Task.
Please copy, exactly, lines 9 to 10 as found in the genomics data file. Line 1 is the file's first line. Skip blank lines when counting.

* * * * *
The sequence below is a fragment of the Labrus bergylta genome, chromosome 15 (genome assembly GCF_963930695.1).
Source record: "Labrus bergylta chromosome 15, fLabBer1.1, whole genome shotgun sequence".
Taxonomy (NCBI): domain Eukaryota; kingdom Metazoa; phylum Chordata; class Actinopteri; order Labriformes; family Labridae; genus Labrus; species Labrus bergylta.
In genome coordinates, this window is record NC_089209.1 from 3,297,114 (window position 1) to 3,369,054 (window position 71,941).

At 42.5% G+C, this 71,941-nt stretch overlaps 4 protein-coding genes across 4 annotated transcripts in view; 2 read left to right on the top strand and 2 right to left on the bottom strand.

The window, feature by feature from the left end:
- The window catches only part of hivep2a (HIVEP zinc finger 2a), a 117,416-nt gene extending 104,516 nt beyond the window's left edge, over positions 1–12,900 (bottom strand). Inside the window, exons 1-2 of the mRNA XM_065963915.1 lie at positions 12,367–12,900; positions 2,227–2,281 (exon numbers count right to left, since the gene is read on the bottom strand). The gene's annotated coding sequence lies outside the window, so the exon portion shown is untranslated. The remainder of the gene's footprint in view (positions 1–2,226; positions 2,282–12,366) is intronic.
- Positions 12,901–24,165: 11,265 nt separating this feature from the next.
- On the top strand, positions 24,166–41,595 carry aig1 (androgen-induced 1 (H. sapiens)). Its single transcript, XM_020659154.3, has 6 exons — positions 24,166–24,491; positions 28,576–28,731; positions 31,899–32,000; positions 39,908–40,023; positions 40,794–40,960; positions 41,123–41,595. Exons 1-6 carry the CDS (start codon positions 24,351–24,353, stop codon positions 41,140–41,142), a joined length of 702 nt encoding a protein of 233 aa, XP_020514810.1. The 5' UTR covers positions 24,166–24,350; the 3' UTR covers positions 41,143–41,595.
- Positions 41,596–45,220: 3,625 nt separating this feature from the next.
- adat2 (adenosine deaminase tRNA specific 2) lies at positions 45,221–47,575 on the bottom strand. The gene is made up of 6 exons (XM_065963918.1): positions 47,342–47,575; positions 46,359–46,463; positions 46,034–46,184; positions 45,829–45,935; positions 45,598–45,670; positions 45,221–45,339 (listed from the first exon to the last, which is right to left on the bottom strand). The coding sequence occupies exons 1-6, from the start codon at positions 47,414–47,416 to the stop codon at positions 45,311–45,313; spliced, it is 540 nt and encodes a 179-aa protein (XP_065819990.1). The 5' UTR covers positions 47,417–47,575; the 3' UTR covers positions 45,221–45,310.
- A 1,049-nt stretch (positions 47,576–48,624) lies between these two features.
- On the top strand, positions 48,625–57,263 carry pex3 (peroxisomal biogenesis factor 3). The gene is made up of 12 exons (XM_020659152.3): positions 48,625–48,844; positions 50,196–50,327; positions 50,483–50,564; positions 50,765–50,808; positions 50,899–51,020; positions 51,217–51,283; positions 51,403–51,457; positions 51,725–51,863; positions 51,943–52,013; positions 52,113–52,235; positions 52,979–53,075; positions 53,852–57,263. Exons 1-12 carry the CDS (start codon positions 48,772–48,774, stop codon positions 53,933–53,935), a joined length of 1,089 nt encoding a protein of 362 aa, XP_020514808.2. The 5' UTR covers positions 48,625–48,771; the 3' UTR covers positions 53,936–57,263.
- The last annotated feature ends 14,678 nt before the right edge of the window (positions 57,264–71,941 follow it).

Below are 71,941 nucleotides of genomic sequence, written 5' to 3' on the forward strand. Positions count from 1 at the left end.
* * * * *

- On the top strand, positions 24,166–41,595 carry aig1 (androgen-induced 1 (H. sapiens)). Its single transcript, XM_020659154.3, has 6 exons — positions 24,166–24,491; positions 28,576–28,731; positions 31,899–32,000; positions 39,908–40,023; positions 40,794–40,960; positions 41,123–41,595. Exons 1-6 carry the CDS (start codon positions 24,351–24,353, stop codon positions 41,140–41,142), a joined length of 702 nt encoding a protein of 233 aa, XP_020514810.1. The 5' UTR covers positions 24,166–24,350; the 3' UTR covers positions 41,143–41,595.
- Positions 41,596–45,220: 3,625 nt separating this feature from the next.